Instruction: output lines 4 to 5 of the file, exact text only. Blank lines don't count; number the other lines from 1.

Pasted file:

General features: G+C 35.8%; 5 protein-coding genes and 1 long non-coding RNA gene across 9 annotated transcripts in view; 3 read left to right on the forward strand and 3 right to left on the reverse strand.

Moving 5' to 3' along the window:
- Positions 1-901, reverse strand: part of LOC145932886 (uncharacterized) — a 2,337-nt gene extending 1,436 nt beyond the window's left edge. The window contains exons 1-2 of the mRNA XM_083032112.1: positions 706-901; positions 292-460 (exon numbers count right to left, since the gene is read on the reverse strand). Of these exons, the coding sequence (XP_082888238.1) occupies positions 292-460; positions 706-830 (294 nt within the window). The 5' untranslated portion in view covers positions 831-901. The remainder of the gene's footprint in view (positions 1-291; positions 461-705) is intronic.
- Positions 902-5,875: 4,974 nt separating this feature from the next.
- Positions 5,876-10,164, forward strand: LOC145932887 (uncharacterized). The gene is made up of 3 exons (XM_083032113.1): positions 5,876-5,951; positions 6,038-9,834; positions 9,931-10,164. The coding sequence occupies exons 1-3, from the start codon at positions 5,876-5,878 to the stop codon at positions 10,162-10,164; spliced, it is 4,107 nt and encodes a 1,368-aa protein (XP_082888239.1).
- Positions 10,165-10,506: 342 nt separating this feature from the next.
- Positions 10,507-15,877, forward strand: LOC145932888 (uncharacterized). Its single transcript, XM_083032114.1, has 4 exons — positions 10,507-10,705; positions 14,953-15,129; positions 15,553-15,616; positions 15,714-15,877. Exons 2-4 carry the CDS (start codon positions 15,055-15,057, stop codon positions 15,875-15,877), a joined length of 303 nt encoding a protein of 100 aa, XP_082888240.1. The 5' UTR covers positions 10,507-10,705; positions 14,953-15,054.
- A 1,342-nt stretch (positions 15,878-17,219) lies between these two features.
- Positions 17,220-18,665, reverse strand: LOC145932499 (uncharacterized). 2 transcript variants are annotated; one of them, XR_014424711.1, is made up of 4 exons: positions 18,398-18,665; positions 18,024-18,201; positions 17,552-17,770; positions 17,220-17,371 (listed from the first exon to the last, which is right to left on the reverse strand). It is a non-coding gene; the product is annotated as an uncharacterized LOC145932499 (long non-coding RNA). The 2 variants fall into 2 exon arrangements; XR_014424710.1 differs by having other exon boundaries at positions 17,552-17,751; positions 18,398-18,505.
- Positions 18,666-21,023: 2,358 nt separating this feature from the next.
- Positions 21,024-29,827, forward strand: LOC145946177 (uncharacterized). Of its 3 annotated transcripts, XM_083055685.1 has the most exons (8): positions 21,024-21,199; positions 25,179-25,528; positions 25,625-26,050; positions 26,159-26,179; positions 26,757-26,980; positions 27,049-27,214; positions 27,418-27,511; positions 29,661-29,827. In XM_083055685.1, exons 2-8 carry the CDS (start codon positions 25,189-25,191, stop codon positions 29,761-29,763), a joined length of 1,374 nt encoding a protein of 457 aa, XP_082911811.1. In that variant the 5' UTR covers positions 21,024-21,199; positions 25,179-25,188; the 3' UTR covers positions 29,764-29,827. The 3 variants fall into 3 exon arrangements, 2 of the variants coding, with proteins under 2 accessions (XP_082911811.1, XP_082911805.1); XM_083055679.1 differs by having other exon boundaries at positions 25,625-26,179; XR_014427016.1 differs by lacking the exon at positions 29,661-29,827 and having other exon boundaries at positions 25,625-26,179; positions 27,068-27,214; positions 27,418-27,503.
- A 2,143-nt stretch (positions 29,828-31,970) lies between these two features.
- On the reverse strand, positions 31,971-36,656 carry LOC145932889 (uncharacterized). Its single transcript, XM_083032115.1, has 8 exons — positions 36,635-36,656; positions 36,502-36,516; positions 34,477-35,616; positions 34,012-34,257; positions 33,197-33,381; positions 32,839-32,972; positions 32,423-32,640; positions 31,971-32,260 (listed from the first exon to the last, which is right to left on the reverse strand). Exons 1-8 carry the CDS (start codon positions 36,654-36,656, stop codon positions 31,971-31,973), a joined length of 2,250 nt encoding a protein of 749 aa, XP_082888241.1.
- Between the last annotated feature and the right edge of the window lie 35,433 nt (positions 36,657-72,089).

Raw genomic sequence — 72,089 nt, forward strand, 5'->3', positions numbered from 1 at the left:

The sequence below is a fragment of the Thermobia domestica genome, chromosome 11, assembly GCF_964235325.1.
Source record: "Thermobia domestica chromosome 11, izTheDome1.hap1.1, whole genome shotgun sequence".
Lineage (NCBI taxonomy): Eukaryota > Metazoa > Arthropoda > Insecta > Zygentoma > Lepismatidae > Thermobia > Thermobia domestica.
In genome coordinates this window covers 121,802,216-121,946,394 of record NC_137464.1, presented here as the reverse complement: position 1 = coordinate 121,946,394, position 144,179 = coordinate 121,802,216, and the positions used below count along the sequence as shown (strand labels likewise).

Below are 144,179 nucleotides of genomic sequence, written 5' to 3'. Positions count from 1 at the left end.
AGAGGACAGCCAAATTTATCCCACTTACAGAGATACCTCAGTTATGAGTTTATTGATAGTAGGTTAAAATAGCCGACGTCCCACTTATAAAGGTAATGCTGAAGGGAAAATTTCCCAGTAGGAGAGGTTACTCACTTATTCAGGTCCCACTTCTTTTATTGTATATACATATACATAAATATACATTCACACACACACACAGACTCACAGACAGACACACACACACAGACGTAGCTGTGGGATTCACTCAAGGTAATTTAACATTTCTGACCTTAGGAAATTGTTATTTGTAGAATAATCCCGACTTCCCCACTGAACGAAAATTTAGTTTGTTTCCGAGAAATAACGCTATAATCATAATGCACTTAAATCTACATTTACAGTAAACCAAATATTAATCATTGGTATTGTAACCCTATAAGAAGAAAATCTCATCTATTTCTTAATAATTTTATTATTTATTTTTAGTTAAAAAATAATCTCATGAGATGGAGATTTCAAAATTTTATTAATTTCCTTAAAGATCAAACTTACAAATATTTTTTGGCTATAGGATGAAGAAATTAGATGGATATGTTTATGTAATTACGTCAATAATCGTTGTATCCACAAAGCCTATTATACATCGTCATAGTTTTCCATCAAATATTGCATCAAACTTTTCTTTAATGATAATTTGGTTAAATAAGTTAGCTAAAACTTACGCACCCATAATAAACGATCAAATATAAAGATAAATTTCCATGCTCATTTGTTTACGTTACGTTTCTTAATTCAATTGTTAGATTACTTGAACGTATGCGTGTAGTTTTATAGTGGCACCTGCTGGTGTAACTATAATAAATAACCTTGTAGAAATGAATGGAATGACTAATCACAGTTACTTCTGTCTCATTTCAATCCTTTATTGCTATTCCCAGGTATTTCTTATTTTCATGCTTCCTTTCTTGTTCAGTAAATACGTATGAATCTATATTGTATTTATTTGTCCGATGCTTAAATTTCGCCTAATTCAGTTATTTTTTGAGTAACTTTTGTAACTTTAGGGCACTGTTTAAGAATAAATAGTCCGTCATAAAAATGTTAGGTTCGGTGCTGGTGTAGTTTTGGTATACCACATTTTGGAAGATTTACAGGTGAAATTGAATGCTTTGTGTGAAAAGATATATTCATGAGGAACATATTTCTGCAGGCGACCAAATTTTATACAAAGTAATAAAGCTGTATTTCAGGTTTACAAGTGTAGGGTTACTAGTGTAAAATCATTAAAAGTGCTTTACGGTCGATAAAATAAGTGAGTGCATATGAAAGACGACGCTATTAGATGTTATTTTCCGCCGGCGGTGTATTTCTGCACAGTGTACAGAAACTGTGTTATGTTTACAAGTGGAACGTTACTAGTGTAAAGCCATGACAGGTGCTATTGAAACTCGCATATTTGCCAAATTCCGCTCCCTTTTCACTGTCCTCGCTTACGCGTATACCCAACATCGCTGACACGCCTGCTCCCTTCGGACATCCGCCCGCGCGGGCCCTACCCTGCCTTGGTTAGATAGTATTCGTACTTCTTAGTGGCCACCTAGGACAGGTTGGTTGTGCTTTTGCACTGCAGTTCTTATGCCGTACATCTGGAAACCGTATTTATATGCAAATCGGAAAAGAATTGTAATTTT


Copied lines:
- Positions 902-5,875: 4,974 nt separating this feature from the next.
- Positions 5,876-10,164, forward strand: LOC145932887 (uncharacterized). The gene is made up of 3 exons (XM_083032113.1): positions 5,876-5,951; positions 6,038-9,834; positions 9,931-10,164. The coding sequence occupies exons 1-3, from the start codon at positions 5,876-5,878 to the stop codon at positions 10,162-10,164; spliced, it is 4,107 nt and encodes a 1,368-aa protein (XP_082888239.1).